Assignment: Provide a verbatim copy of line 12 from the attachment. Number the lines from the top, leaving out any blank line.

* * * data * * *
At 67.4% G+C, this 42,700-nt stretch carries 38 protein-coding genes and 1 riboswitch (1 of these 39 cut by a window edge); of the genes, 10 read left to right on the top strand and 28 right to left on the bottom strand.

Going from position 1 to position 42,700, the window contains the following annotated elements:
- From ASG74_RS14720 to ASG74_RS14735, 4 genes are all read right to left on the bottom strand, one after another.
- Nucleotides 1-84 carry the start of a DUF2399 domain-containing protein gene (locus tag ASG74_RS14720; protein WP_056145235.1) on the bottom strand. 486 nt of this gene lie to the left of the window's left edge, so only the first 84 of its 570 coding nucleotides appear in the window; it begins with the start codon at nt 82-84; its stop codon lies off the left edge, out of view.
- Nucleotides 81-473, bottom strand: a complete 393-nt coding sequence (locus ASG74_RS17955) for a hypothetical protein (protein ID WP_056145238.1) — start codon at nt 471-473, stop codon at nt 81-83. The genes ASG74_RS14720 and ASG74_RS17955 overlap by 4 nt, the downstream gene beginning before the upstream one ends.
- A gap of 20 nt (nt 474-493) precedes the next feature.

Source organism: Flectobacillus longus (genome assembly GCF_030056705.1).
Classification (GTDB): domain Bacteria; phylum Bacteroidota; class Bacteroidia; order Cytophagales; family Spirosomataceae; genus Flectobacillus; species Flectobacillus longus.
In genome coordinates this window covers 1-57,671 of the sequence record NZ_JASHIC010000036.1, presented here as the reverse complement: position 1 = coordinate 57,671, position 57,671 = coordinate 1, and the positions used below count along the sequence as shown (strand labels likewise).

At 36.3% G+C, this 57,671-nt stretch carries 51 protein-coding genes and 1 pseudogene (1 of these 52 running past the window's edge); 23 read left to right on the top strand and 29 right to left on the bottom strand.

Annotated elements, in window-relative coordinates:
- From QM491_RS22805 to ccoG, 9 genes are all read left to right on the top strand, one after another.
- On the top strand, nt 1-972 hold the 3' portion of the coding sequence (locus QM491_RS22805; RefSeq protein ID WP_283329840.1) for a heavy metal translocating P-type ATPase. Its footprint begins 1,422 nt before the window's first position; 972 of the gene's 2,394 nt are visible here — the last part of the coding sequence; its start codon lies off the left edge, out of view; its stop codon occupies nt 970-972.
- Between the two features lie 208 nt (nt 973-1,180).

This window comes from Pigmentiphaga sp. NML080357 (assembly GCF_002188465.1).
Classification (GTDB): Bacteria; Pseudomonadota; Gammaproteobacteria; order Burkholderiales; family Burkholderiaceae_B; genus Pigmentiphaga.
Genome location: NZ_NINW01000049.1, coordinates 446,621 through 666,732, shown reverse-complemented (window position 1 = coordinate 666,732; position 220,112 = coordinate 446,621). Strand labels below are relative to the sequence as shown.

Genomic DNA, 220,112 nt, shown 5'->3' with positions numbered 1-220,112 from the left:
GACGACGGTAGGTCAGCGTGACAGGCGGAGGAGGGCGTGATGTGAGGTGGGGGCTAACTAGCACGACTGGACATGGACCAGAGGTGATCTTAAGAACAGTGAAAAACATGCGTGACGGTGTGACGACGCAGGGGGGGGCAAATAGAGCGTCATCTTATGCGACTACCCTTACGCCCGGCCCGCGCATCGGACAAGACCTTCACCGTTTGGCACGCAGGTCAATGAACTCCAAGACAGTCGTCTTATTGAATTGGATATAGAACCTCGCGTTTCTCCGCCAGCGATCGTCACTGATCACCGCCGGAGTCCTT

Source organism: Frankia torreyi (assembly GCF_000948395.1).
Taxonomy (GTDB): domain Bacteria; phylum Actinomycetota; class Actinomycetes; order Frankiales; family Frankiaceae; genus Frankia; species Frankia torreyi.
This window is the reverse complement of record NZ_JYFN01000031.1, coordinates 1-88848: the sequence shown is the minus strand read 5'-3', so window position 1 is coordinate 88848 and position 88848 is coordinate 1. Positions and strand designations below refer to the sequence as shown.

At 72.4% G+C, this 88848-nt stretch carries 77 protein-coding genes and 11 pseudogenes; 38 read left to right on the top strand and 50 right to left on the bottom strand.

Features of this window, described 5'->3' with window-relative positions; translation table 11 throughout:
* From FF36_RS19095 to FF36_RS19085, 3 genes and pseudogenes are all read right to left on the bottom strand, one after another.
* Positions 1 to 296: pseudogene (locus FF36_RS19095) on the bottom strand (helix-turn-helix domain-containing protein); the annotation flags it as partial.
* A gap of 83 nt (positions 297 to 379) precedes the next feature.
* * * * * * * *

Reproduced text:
- From QM491_RS22805 to ccoG, 9 genes are all read left to right on the top strand, one after another.